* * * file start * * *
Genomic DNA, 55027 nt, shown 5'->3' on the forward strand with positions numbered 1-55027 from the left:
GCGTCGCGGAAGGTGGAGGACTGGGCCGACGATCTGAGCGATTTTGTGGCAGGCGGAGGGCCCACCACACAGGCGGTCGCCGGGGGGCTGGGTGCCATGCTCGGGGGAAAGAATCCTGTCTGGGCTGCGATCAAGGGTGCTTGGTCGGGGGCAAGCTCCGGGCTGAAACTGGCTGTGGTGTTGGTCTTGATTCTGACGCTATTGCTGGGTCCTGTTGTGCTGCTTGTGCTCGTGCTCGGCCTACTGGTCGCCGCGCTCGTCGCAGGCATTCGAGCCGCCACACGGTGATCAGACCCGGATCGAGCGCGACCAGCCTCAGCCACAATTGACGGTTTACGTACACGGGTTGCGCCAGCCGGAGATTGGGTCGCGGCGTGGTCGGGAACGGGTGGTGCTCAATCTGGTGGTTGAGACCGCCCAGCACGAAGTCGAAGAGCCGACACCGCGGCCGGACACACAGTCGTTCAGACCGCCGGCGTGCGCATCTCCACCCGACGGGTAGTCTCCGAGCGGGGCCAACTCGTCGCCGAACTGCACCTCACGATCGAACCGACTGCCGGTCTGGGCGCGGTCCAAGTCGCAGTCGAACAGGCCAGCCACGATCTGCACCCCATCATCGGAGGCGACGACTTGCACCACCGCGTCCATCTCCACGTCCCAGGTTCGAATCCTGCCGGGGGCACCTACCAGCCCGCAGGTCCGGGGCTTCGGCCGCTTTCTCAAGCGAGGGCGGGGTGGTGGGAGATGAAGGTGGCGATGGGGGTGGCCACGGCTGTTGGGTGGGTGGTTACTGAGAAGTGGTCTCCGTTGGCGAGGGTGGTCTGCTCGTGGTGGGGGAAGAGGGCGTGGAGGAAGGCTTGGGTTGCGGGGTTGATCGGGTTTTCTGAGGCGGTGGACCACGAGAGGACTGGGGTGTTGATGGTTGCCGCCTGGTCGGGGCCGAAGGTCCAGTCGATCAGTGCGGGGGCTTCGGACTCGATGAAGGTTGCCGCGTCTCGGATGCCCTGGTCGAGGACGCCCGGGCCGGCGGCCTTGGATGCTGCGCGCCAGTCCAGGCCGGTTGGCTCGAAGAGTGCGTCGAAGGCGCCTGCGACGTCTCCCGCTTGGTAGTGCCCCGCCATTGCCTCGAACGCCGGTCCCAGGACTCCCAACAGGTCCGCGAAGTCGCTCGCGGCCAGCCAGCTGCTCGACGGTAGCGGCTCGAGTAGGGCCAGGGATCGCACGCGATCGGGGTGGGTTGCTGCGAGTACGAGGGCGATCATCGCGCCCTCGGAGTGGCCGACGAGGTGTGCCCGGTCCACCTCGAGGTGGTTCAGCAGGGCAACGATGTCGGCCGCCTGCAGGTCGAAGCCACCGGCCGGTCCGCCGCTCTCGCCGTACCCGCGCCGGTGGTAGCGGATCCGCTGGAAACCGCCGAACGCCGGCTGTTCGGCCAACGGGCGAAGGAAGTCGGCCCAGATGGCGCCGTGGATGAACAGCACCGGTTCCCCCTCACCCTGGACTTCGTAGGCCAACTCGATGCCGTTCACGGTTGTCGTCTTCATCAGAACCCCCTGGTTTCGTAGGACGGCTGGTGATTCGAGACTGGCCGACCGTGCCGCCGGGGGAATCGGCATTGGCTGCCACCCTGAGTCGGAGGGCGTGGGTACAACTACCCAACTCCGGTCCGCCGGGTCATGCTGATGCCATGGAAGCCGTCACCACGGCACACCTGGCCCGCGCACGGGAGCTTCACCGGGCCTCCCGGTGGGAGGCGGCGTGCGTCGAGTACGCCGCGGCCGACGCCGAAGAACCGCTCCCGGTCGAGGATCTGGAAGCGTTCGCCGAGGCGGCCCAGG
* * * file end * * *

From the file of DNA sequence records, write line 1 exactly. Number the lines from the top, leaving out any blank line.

Genomic DNA, 55027 nt, shown 5'->3' on the forward strand with positions numbered 1-55027 from the left: